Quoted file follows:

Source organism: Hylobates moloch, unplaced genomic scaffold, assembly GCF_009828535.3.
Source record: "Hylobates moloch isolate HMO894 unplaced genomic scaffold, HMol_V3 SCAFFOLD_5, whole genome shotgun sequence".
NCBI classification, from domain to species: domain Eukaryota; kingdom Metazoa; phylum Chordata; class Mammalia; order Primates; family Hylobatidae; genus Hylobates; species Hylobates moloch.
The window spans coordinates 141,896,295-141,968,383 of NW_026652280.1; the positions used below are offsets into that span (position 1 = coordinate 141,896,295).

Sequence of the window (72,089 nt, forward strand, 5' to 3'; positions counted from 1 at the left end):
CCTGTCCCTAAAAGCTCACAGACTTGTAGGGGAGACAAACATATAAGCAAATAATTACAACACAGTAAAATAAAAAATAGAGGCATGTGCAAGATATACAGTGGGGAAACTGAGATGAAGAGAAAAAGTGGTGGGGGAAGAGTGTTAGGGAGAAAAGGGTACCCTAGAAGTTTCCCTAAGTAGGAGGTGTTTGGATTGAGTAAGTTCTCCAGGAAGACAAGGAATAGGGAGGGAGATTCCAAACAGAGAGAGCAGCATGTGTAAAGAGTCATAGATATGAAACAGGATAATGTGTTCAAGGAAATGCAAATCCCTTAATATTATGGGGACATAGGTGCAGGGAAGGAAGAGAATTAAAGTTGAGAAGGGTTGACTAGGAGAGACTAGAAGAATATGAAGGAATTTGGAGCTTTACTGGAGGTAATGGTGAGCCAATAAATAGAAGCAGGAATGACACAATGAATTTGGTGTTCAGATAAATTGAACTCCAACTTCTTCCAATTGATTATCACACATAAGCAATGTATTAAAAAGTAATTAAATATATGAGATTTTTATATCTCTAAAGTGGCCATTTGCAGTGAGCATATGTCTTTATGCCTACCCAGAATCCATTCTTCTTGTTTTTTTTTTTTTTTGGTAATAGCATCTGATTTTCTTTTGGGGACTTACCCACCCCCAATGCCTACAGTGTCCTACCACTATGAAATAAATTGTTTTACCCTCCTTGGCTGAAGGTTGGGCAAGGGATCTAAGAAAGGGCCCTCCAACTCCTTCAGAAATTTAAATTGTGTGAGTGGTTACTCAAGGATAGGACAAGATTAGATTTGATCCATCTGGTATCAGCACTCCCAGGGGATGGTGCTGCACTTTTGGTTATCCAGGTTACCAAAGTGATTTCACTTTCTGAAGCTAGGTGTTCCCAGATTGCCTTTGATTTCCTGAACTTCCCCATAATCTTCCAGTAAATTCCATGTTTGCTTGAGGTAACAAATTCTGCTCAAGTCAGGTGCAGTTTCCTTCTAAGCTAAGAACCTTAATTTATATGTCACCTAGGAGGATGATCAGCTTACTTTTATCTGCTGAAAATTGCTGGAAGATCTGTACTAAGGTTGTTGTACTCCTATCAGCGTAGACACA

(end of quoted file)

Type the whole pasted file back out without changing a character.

Source organism: Hylobates moloch, unplaced genomic scaffold, assembly GCF_009828535.3.
Source record: "Hylobates moloch isolate HMO894 unplaced genomic scaffold, HMol_V3 SCAFFOLD_5, whole genome shotgun sequence".
NCBI classification, from domain to species: domain Eukaryota; kingdom Metazoa; phylum Chordata; class Mammalia; order Primates; family Hylobatidae; genus Hylobates; species Hylobates moloch.
The window spans coordinates 141,896,295-141,968,383 of NW_026652280.1; the positions used below are offsets into that span (position 1 = coordinate 141,896,295).

Sequence of the window (72,089 nt, forward strand, 5' to 3'; positions counted from 1 at the left end):
CCTGTCCCTAAAAGCTCACAGACTTGTAGGGGAGACAAACATATAAGCAAATAATTACAACACAGTAAAATAAAAAATAGAGGCATGTGCAAGATATACAGTGGGGAAACTGAGATGAAGAGAAAAAGTGGTGGGGGAAGAGTGTTAGGGAGAAAAGGGTACCCTAGAAGTTTCCCTAAGTAGGAGGTGTTTGGATTGAGTAAGTTCTCCAGGAAGACAAGGAATAGGGAGGGAGATTCCAAACAGAGAGAGCAGCATGTGTAAAGAGTCATAGATATGAAACAGGATAATGTGTTCAAGGAAATGCAAATCCCTTAATATTATGGGGACATAGGTGCAGGGAAGGAAGAGAATTAAAGTTGAGAAGGGTTGACTAGGAGAGACTAGAAGAATATGAAGGAATTTGGAGCTTTACTGGAGGTAATGGTGAGCCAATAAATAGAAGCAGGAATGACACAATGAATTTGGTGTTCAGATAAATTGAACTCCAACTTCTTCCAATTGATTATCACACATAAGCAATGTATTAAAAAGTAATTAAATATATGAGATTTTTATATCTCTAAAGTGGCCATTTGCAGTGAGCATATGTCTTTATGCCTACCCAGAATCCATTCTTCTTGTTTTTTTTTTTTTTTGGTAATAGCATCTGATTTTCTTTTGGGGACTTACCCACCCCCAATGCCTACAGTGTCCTACCACTATGAAATAAATTGTTTTACCCTCCTTGGCTGAAGGTTGGGCAAGGGATCTAAGAAAGGGCCCTCCAACTCCTTCAGAAATTTAAATTGTGTGAGTGGTTACTCAAGGATAGGACAAGATTAGATTTGATCCATCTGGTATCAGCACTCCCAGGGGATGGTGCTGCACTTTTGGTTATCCAGGTTACCAAAGTGATTTCACTTTCTGAAGCTAGGTGTTCCCAGATTGCCTTTGATTTCCTGAACTTCCCCATAATCTTCCAGTAAATTCCATGTTTGCTTGAGGTAACAAATTCTGCTCAAGTCAGGTGCAGTTTCCTTCTAAGCTAAGAACCTTAATTTATATGTCACCTAGGAGGATGATCAGCTTACTTTTATCTGCTGAAAATTGCTGGAAGATCTGTACTAAGGTTGTTGTACTCCTATCAGCGTAGACACA